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    Must We Talk about Populism? Interrogating Populism’s Conceptual Utility in a Context of Crisis


    Cannon, Barry (2018) Must We Talk about Populism? Interrogating Populism’s Conceptual Utility in a Context of Crisis. New Political Science, 40 (3). pp. 477-496. ISSN 0739-3148

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    Abstract

    John Gerring identifies eight criteria to help assess the utility of a concept: familiarity, resonance, parsimony, coherence, differentiation, depth, theoretical utility, and field utility. Populism has often been challenged on these despite much work done by scholars to help clarify and sharpen the concept. Nevertheless, three central criticisms persist: the term remains conceptually loose; analysis is often underpinned by an unacknowledged normative bias toward liberal democracy; and, the concept often acts as a label used to sideline challengers to the political status quo, despite crucial differences between these on socio-economic, political, and identity inequalities. Its conceptual utility is therefore questionable as so-called populism displaces the inequalities; particularly, political inequality, which originally engendered the phenomena in the first place. The article concludes by recommending a return to more traditional concepts such as the left/right axis to help redirect debate to more promising lines of inquiry, which can help resolve what I call the “crisis of inequalities.”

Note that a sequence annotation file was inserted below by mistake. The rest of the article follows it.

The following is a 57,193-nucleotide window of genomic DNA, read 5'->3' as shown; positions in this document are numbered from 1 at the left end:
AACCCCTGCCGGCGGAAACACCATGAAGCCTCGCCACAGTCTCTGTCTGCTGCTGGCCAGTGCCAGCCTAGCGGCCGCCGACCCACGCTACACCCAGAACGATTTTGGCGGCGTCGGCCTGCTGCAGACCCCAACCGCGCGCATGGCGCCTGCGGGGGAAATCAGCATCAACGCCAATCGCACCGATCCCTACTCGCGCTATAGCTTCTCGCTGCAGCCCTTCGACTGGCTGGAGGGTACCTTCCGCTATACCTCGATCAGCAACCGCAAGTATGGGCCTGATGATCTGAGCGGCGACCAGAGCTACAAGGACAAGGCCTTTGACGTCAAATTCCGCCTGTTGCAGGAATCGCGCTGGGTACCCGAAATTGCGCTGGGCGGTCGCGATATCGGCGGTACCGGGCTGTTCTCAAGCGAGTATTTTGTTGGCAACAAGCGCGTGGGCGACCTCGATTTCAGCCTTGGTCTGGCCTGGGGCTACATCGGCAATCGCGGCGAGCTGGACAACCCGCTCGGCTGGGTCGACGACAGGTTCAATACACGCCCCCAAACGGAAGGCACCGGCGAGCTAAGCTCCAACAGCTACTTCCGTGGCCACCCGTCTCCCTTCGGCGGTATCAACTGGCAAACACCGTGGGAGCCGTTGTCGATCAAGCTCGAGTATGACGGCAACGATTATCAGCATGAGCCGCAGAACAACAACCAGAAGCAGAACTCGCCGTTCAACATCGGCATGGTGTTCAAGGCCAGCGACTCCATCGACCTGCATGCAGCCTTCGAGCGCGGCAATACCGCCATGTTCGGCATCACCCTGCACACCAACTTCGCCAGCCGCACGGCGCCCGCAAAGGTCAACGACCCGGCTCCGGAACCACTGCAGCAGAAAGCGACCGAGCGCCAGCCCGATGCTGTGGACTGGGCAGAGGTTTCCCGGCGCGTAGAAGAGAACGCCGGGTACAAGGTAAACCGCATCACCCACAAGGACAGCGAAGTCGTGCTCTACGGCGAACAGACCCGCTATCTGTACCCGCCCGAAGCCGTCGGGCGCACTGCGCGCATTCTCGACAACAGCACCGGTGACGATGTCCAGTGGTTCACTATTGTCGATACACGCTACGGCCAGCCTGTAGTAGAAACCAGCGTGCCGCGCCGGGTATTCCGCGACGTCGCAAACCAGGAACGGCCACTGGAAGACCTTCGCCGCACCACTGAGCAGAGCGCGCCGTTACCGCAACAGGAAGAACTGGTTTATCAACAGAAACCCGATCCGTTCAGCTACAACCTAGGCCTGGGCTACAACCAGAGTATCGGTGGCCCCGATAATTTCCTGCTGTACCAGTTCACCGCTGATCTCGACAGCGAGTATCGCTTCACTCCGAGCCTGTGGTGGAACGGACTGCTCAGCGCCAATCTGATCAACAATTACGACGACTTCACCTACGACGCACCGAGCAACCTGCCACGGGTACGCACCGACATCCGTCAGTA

Item Type: Article
    Keywords: Populism; talk; Interrogating; Populism’s Conceptual Utility; Crisis;
    Academic Unit: Faculty of Social Sciences > Sociology
    Item ID: 11942
    Identification Number: https://doi.org/10.1080/07393148.2018.1487187
    Depositing User: Barry Cannon
    Date Deposited: 02 Dec 2019 15:29
    Journal or Publication Title: New Political Science
    Publisher: Taylor & Francis
    Refereed: Yes
    URI:

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